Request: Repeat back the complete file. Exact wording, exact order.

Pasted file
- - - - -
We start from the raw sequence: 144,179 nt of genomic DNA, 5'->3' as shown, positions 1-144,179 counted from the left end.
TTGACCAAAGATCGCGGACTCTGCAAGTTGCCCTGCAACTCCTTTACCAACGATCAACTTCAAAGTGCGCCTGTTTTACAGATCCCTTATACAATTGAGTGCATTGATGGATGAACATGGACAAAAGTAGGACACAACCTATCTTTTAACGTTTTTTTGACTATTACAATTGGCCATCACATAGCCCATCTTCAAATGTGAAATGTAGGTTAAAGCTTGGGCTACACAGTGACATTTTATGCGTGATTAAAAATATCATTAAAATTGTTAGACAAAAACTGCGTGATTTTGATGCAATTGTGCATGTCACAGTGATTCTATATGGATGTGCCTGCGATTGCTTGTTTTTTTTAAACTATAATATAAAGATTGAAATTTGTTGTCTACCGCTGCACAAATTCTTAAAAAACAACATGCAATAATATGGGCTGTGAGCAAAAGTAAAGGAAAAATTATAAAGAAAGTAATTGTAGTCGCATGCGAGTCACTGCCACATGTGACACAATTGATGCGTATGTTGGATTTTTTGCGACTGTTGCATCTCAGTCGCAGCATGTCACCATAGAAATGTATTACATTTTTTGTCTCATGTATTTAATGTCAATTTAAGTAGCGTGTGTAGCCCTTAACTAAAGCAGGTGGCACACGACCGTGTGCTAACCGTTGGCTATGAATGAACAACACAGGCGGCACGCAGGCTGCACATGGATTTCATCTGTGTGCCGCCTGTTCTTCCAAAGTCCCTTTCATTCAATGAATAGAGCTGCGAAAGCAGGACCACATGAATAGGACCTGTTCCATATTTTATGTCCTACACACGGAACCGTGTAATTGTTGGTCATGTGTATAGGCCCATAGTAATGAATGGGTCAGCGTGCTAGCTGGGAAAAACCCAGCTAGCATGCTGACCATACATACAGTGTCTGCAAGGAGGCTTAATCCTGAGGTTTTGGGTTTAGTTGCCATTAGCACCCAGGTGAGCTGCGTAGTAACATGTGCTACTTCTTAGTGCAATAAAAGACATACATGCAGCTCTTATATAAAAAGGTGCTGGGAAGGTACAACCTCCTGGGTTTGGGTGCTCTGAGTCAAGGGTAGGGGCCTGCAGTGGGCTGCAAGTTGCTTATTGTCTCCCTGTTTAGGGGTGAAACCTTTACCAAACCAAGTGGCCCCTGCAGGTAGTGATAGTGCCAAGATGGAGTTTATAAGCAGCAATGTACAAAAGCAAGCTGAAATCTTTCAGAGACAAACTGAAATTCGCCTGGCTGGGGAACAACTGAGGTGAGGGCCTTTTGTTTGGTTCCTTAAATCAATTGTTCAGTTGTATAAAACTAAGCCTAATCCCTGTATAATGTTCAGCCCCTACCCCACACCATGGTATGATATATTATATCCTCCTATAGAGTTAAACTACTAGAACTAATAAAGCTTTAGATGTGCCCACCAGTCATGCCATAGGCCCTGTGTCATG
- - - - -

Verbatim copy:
We start from the raw sequence: 144,179 nt of genomic DNA, 5'->3' as shown, positions 1-144,179 counted from the left end.
TTGACCAAAGATCGCGGACTCTGCAAGTTGCCCTGCAACTCCTTTACCAACGATCAACTTCAAAGTGCGCCTGTTTTACAGATCCCTTATACAATTGAGTGCATTGATGGATGAACATGGACAAAAGTAGGACACAACCTATCTTTTAACGTTTTTTTGACTATTACAATTGGCCATCACATAGCCCATCTTCAAATGTGAAATGTAGGTTAAAGCTTGGGCTACACAGTGACATTTTATGCGTGATTAAAAATATCATTAAAATTGTTAGACAAAAACTGCGTGATTTTGATGCAATTGTGCATGTCACAGTGATTCTATATGGATGTGCCTGCGATTGCTTGTTTTTTTTAAACTATAATATAAAGATTGAAATTTGTTGTCTACCGCTGCACAAATTCTTAAAAAACAACATGCAATAATATGGGCTGTGAGCAAAAGTAAAGGAAAAATTATAAAGAAAGTAATTGTAGTCGCATGCGAGTCACTGCCACATGTGACACAATTGATGCGTATGTTGGATTTTTTGCGACTGTTGCATCTCAGTCGCAGCATGTCACCATAGAAATGTATTACATTTTTTGTCTCATGTATTTAATGTCAATTTAAGTAGCGTGTGTAGCCCTTAACTAAAGCAGGTGGCACACGACCGTGTGCTAACCGTTGGCTATGAATGAACAACACAGGCGGCACGCAGGCTGCACATGGATTTCATCTGTGTGCCGCCTGTTCTTCCAAAGTCCCTTTCATTCAATGAATAGAGCTGCGAAAGCAGGACCACATGAATAGGACCTGTTCCATATTTTATGTCCTACACACGGAACCGTGTAATTGTTGGTCATGTGTATAGGCCCATAGTAATGAATGGGTCAGCGTGCTAGCTGGGAAAAACCCAGCTAGCATGCTGACCATACATACAGTGTCTGCAAGGAGGCTTAATCCTGAGGTTTTGGGTTTAGTTGCCATTAGCACCCAGGTGAGCTGCGTAGTAACATGTGCTACTTCTTAGTGCAATAAAAGACATACATGCAGCTCTTATATAAAAAGGTGCTGGGAAGGTACAACCTCCTGGGTTTGGGTGCTCTGAGTCAAGGGTAGGGGCCTGCAGTGGGCTGCAAGTTGCTTATTGTCTCCCTGTTTAGGGGTGAAACCTTTACCAAACCAAGTGGCCCCTGCAGGTAGTGATAGTGCCAAGATGGAGTTTATAAGCAGCAATGTACAAAAGCAAGCTGAAATCTTTCAGAGACAAACTGAAATTCGCCTGGCTGGGGAACAACTGAGGTGAGGGCCTTTTGTTTGGTTCCTTAAATCAATTGTTCAGTTGTATAAAACTAAGCCTAATCCCTGTATAATGTTCAGCCCCTACCCCACACCATGGTATGATATATTATATCCTCCTATAGAGTTAAACTACTAGAACTAATAAAGCTTTAGATGTGCCCACCAGTCATGCCATAGGCCCTGTGTCATG